Human blood plasma obtained from umbilical cords revitalizes the hippocampus and improves cognitive function in aged mice, according to a new study published in Nature. The research was done by a team led by Stanford University neurologist Tony Wyss-Coray. The researchers injected human cord plasma into old mice, and found that they could better remember how to run through a maze than those receiving no injections. This research builds on earlier parabiosis studies in which young mice were stitched together with old mice. Those studies found that being exposed to young blood rejuvenated the organs and muscles of old mice.
In this new study the researchers isolated a blood protein TIMP2 from umbilical cord plasma and injected it into old mice where it boosted their memories almost as well as the young plasma did. The Stanford team suggests that TIMP2 could be used therapeutically to improve aging human brains.
However, other researchers cite experiments that found that old blood has a build up of factors that contribute to aging by inhibiting cellular repair and that young blood does not rejuvenate.
Wyss-Coray is the founder of biotech startup Alkahest which is running a small clinical trial aiming to see what effects that injecting blood plasma from young people into 18 people suffering from Alzheimer's might have. The results are slated to be reported later this year. Last fall, Alkahest reported that injecting old mice with blood plasma from young humans had rejuvenating effects on their bodies and brains.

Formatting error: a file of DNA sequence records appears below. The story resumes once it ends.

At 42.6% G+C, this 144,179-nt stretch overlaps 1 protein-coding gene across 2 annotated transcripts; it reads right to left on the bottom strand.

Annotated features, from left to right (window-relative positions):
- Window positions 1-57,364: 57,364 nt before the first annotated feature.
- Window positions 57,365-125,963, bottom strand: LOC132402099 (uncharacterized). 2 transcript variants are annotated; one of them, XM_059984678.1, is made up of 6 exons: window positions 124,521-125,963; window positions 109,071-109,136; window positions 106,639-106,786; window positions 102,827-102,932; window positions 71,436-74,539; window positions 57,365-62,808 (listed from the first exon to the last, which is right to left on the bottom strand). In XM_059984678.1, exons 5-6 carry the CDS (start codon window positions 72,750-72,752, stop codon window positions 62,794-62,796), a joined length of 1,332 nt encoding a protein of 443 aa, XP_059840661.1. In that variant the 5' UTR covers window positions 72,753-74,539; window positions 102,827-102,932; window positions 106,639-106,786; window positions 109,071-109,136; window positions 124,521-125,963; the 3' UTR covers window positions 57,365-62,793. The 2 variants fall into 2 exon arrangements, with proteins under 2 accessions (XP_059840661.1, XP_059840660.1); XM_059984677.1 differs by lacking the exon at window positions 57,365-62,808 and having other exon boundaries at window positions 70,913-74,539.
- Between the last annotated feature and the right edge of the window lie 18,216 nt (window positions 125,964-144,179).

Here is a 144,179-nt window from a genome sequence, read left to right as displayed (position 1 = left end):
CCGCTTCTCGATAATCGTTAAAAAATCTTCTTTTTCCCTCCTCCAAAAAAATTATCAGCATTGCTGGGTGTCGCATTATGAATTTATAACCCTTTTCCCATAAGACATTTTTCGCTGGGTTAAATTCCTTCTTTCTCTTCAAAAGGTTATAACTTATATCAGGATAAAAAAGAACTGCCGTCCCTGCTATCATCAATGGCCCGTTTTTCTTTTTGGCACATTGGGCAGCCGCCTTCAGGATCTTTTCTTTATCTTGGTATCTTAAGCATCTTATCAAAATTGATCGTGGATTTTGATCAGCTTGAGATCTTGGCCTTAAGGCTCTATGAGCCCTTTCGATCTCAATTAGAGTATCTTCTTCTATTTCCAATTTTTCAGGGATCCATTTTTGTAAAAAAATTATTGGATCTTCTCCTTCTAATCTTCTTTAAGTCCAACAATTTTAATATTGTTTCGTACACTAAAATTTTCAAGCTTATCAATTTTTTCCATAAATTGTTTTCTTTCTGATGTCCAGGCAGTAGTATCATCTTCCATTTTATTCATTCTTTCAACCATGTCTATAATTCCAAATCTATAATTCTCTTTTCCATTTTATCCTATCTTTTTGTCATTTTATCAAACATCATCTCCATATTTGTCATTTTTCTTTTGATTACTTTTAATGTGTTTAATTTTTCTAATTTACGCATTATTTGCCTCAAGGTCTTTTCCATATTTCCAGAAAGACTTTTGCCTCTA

In the meantime, another company Ambrosia is offering a clinical trial now in which participants are injected with young plasma derived from donors ranging in age from 15 to 25 years old. One month after participants received two-liters of plasma, the company begins checking for charges in 100 biomarkers for any rejuvenating effects. The company controversially charges participants $8,000 for the privilege of participating. Last year, Inc. magazine reported that venture capitalist and self-described libertarian Peter Thiel had expressed interest in Ambrosia's trial.
Ultimately the goal of this research is not to drain Millenials of their plasma to benefit Baby Boomers, but instead to isolate and synthesize the anti-aging compounds in young blood.
For more background see my article, The Vampire Cure for Aging.